Cloisonné is an ancient technique for decorating metalwork or enamel objects developed by the French and adopted and influenced by the Chinese. They have a delicate and refined look often combining brass and copper with the coloured enamel.
Biodegradable Urns (Price: $80 – $350)
If you have opted for a natural burial or a sea burial, a biodegradable urn may be appropriate. Biodegradable cremation urns are generally manufactured in an environmentally friendly way and decompose naturally without leaving any toxic traces.
Glass Urns (Price: $110 – $600)
Glass cremation urns are often hand blown and crafted by artisans. They are a good option for families searching for a more artistic, “one of a kind” look. While you might assume that they are very delicate, most glass cremation urns are quite study with thick walls.
Marble Urns (Price: $80 – $370)
Marble cremation urns are extremely durable and provide families with a classic and timeless option. They can be kept with families above ground and personalised with laser engraving directly onto the marble or by affixing a brass plate. For cheaper marble urns, look at options made using “cultured marble” rather than natural marble.
Marble cremation urns are also a popular choice for wall niches at cemeteries. If you have purchased a wall niche at a cemetery, be sure to check that the dimensions of the urn will fit.
6. Urn Personalisation Options
Many families choose to personalise a cremation urn with the name of their loved one, the date span of their life, and even a short message.
Depending on the style and type of material of your chosen cremation urn, there are a few different personalisation options that will be available to you.
An engraving machine can be used to laser cut the words directly onto the urn. This is most commonly available for wood, brass and marble cremation urns. The engraving can be left as is for a more subtle and natural finish, or filled with a gold colour to make the message more easily visible.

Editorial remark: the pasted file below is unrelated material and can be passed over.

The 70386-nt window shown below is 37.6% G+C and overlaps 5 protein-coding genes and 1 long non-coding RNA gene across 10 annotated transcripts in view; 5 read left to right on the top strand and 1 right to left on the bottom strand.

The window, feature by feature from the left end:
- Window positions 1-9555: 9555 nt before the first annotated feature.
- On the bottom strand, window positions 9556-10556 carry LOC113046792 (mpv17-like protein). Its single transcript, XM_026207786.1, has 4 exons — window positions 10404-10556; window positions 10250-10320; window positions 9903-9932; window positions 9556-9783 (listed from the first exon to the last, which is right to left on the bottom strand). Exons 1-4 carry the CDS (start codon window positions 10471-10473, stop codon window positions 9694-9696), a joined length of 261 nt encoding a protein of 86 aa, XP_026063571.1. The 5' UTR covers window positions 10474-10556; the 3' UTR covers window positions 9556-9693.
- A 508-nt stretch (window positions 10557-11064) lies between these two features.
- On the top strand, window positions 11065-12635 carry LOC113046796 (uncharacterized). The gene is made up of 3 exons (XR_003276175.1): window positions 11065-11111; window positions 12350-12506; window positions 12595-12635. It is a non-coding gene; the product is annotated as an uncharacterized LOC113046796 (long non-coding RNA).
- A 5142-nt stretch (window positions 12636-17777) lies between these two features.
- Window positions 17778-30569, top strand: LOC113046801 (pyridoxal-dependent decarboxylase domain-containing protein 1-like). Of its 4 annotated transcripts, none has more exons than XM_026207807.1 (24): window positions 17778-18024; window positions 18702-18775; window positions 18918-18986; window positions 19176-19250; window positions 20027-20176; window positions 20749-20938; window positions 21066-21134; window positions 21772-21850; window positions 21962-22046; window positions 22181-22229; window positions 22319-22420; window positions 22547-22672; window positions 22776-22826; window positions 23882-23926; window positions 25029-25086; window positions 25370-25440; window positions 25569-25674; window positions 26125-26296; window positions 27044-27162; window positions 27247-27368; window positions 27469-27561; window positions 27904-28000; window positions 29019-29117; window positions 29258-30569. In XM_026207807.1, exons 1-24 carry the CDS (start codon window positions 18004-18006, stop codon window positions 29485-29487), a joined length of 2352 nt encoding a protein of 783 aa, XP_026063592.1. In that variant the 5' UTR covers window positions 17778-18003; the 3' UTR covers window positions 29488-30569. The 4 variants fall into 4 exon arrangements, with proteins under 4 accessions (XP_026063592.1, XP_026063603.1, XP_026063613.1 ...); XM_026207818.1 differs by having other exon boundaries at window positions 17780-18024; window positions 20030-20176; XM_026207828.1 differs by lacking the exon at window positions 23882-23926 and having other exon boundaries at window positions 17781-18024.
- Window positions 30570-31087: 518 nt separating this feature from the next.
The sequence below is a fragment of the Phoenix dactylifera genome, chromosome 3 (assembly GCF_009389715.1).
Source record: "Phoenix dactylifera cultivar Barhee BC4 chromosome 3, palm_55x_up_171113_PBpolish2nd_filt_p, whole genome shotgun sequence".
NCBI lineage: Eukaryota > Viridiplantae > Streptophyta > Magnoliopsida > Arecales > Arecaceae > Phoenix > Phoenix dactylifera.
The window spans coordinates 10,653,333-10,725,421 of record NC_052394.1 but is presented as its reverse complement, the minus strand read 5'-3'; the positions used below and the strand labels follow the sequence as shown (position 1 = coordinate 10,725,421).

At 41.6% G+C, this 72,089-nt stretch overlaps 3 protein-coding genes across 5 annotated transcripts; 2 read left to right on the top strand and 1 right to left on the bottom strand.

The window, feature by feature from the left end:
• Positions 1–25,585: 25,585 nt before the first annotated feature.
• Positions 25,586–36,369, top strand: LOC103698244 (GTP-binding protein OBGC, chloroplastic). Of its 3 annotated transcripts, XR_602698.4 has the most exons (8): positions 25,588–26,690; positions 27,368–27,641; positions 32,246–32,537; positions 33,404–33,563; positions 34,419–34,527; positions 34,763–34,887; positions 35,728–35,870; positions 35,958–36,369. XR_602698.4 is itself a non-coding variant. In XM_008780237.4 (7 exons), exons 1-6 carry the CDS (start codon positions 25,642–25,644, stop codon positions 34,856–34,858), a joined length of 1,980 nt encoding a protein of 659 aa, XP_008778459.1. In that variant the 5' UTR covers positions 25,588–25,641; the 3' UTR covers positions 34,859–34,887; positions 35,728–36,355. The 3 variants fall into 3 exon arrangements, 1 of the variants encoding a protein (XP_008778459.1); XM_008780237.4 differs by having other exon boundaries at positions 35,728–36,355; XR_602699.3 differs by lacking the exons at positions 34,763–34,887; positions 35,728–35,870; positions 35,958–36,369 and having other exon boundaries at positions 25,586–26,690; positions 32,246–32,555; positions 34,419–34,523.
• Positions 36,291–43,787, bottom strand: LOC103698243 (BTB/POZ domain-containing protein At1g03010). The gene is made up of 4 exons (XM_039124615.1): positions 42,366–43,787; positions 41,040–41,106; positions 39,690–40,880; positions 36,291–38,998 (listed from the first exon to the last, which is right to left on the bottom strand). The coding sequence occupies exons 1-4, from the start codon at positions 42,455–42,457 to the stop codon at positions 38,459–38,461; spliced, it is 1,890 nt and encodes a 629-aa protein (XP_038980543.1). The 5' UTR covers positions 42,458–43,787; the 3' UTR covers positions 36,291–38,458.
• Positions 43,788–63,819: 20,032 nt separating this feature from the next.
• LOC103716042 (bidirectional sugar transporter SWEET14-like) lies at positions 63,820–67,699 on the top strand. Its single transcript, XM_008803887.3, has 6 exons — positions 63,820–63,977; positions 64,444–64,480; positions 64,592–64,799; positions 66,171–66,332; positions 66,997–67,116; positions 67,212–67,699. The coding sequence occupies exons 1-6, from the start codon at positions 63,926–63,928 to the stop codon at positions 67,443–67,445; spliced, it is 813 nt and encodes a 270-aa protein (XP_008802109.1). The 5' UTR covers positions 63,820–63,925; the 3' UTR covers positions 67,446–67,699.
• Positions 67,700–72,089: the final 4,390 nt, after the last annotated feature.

Brass Urn Plates
Alternatively, your message can be engraved on a small, brass plate which is then affixed to the cremation urn. As the brass plate needs to sit flush against the urn, this option is generally only available for square or rectangular shaped urns with flat surfaces.
Lastly, your message can be engraved on an urn pendant which can be draped around the urn. This is the most common option for “vase” shaped cremation urns that are made from more delicate materials that can’t be engraved directly or affixed with a brass name plate.
7. Urn Vaults
If you are planning to inter your loved one’s ashes below ground in a cemetery, it is most likely that the cemetery will require you to supply an urn vault.
An urn vault is basically a strong outer box designed to protect the urn from the weight of the earth and prevent the land above the urn from collapsing. They are typically made from polymer or sometimes stone or concrete.
If you have chosen a marble cremation urn, the cemetery may not require an urn vault as the marble itself is sturdy enough to withstand the weight of the earth.
8. Urn Jewellery
In addition to an urn, some people like to purchase an urn necklace for ashes. From the outside, these necklaces or pendants look like a normal piece of jewellery, but on the inside they have a small compartment for ashes.
Urn necklaces for ashes come in a large variety of styles, but are commonly either silver or have a cut gemstone on the front.
9. When and Where to Buy Cremation Urns
You can purchase your cremation urn ahead of time so that the ashes can be returned to you from the crematorium in the urn you have bought. If you don’t have an urn at the time of cremation the crematorium will supply you with a simple alternative container (usually a cardboard box) to house the ashes temporarily.
The easiest way to purchase a cremation urn is through your funeral director, who purchases their stock direct from wholesalers. If you can’t find something you like with your funeral director, you can always look at the ranges stocked by other funeral directors, as most will sell to the public even if you did not arrange your your service through them. Some even have fairly sophisticated stores that you can easily browse and buy from online.
As with coffin prices, funeral directors are also likely mark up their prices for cremation urns. If you are concerned about the mark up, you can look for similar products online from specialist urn retailers. There are a few online stores based in Australia, like Memorial Urns Australia and Premium Urns.
We hope you’ve found this guide to cremation urns in Australia useful. If you have any questions or we can help in any way, send us an email at firstname.lastname@example.org or leave a message in the comments section below.